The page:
The Healing Power of Lavender

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Flowers and plants’ essential oils can have incredible healing effects on the body, with the most versatile oil found in the flowers of the lavender plant.

These beautiful stalks of tiny individual flowers spike towards the sky, opening up soft purple whorls to the sun where bees and butterflies come to drink of her nectar.

Nothing calls out so beautifully as walking into a room with a vase filled with lavender stalks gracing the area with its sweet scent both soothing the spirit and purifying the air. Belonging to the mint family, the lavender plant loves temperate climates and originated from areas around southern Europe to northern and eastern Africa, the Mediterranean, southwest Asia to southeast India.

Lavender has been in documented use for over 2,500 years. Egyptians used it in their mummification processes. It was used as perfume by the Phoenicians, and the Romans used the oils for bathing, cooking, and scenting the air. In the world of aromatherapy, it is used as a top note and said to have a green, hay-like sweetness that gives “fruity aspects” to perfumes and other scented products.

From ornamental plants to culinary delights, the advantages to having lavender around are many. Lavender can treat hyperactivity, insomnia and flatulence as well as attack bacteria, fungus and microbial activity on the gums. Airborne molds don’t thrive in the presence of lavender oil. And for those interested in a little loving, lavender may even be useful against impotence where in a study of men its scent (along with pumpkin) rated as most arousing.

Extracted to an essential oil, lavender has antiseptic and anti-inflammatory properties that make it top on the list to keep around. Applied topically on a cut where it has been diluted with carrier oil (jojoba is best), it keeps infection out and allows the skin to heal nicely. It’s a remedy for aching muscles when the diluted oil is rubbed deeply into the sore or injured area. Try soaking tired feet in a tub of warm lavender water to quiet those barking toes. Burns respond to ointments with lavender, healing the skin with much less scarring than normal.

Rich in aromatic molecules called esters, Lavender is antispasmodic, pacifying and tonic. Other molecules give it its antiviral and bacterial powers providing benefits to breathing when lungs and sinuses are filled with phlegm. Place a few drops of the essential oil in a diffuser to defend the respiratory system against airborne viruses. Or place a drop or two in a tissue or handkerchief and deeply inhale the scent.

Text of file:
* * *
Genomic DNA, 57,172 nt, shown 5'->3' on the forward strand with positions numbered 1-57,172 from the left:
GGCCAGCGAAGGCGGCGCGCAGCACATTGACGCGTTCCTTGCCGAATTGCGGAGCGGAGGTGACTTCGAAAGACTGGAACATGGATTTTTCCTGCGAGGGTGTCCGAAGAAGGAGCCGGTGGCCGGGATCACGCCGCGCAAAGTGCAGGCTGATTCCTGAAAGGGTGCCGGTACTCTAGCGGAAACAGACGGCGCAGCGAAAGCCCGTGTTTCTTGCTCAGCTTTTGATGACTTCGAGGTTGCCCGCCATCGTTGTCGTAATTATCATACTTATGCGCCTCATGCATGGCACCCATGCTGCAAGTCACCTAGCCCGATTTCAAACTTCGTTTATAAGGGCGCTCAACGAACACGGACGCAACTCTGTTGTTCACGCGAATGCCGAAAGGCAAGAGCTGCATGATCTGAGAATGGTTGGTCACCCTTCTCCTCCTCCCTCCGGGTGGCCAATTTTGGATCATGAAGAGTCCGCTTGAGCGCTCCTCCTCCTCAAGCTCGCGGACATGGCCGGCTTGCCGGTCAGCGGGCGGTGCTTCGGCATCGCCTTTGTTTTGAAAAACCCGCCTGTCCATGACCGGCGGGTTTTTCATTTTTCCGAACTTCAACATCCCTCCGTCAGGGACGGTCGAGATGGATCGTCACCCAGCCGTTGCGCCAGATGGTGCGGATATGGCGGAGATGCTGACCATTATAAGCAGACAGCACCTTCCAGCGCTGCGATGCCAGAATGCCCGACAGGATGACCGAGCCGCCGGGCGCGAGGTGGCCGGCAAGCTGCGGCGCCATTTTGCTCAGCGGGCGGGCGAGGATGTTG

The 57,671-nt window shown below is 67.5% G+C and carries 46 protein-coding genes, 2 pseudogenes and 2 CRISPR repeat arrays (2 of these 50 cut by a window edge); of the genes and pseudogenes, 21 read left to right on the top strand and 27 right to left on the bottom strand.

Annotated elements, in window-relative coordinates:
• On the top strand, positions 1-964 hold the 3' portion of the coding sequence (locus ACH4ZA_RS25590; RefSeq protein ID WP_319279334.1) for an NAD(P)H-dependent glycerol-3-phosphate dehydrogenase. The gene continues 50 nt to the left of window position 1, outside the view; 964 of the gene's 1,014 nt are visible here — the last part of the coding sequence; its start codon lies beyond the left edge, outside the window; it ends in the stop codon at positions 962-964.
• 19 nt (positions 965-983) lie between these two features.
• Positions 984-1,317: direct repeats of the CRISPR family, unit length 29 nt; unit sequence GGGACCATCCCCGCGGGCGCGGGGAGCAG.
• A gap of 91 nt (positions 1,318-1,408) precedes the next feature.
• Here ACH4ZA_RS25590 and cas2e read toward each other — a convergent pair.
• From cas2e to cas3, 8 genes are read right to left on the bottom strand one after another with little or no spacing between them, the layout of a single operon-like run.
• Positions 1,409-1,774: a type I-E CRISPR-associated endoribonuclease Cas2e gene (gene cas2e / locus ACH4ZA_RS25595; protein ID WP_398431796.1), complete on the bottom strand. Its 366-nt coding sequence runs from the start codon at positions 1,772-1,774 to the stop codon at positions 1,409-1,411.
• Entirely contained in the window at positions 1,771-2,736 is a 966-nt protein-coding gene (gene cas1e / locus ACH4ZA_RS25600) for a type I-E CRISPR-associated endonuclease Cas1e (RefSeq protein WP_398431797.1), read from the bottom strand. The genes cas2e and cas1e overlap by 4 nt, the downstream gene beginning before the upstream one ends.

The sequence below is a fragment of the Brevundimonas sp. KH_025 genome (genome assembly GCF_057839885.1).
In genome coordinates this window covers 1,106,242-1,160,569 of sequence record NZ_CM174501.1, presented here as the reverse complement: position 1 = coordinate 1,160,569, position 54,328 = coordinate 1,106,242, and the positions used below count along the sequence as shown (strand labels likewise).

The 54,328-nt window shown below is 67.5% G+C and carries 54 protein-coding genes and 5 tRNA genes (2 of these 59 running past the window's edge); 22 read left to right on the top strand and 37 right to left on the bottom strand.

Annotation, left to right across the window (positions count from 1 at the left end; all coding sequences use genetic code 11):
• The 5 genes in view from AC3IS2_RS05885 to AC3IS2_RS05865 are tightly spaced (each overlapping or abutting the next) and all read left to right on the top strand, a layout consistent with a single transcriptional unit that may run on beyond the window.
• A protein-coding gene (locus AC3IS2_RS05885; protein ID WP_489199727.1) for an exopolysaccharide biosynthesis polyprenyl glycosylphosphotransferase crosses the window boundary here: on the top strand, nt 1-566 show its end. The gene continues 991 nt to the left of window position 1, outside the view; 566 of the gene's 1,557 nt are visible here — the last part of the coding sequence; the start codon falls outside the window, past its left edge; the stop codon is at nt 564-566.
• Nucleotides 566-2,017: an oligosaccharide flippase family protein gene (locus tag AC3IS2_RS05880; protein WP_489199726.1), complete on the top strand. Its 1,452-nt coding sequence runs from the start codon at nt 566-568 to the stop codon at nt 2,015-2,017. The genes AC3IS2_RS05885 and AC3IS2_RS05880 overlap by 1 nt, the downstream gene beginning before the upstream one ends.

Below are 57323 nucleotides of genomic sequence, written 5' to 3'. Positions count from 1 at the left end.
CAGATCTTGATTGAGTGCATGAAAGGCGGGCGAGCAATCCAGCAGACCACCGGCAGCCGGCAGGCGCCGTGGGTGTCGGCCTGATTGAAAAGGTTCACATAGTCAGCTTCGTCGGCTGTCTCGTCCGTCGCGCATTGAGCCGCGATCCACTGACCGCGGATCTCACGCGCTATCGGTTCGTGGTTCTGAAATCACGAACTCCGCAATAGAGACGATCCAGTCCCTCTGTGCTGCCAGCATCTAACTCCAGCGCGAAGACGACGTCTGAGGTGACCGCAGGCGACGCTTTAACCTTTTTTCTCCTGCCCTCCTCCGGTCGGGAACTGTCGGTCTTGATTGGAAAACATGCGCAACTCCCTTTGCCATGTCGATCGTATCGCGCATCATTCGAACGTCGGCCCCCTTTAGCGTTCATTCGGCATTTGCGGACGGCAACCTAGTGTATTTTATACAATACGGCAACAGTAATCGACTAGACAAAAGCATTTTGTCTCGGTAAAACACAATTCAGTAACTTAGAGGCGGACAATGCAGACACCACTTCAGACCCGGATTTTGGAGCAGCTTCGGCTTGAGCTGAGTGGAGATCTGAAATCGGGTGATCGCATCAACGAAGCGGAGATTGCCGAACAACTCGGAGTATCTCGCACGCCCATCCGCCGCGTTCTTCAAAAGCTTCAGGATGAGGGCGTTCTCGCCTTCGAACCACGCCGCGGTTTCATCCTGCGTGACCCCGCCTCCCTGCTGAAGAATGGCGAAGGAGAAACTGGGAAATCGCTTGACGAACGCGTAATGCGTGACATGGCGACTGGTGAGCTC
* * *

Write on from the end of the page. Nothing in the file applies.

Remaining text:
Warming a bottle of lavender oil (10-12 drops to 1 oz of carrier oil) in hot water for a minute or two then gently massaging into the skin around the ears and throat can sooth an earache and keep an infection at bay. Long used for its headache relief, placing a drop of the diluted oil on each index finger then rubbing the temples gently relaxes the tense muscles while the inhaled scent calms the mind.

Mosquitoes and moths hate the smell. And when sprayed as a hydrosol (4 drops of essential oil to 4 oz of distilled water) on the bed and left to dry, can keep bedbugs away. The kitchen loves lavender, and cooking with this wonderful herb is delightful and can help ease digestive problems. Flowers and leaves can be used fresh and both buds and stems can be used dried. Herbs d’Provence typically contains lavender and can be used as a savory pinch to any meat or soup dish. Taking the stems and using them to make fruit or shrimp kabobs allows the aromatic flowers to enhance the flavor. The lavender buds sprinkled over a salad brings a bright colorful addition to its greens, while dropping a few into a glass of champagne or mixed into a chocolate cake recipe creates an aromatic enchantment.

This versatile humble plant should not be overlooked, and including the essential oils, dried herbs and fresh flowers into the home makes for healthier living.

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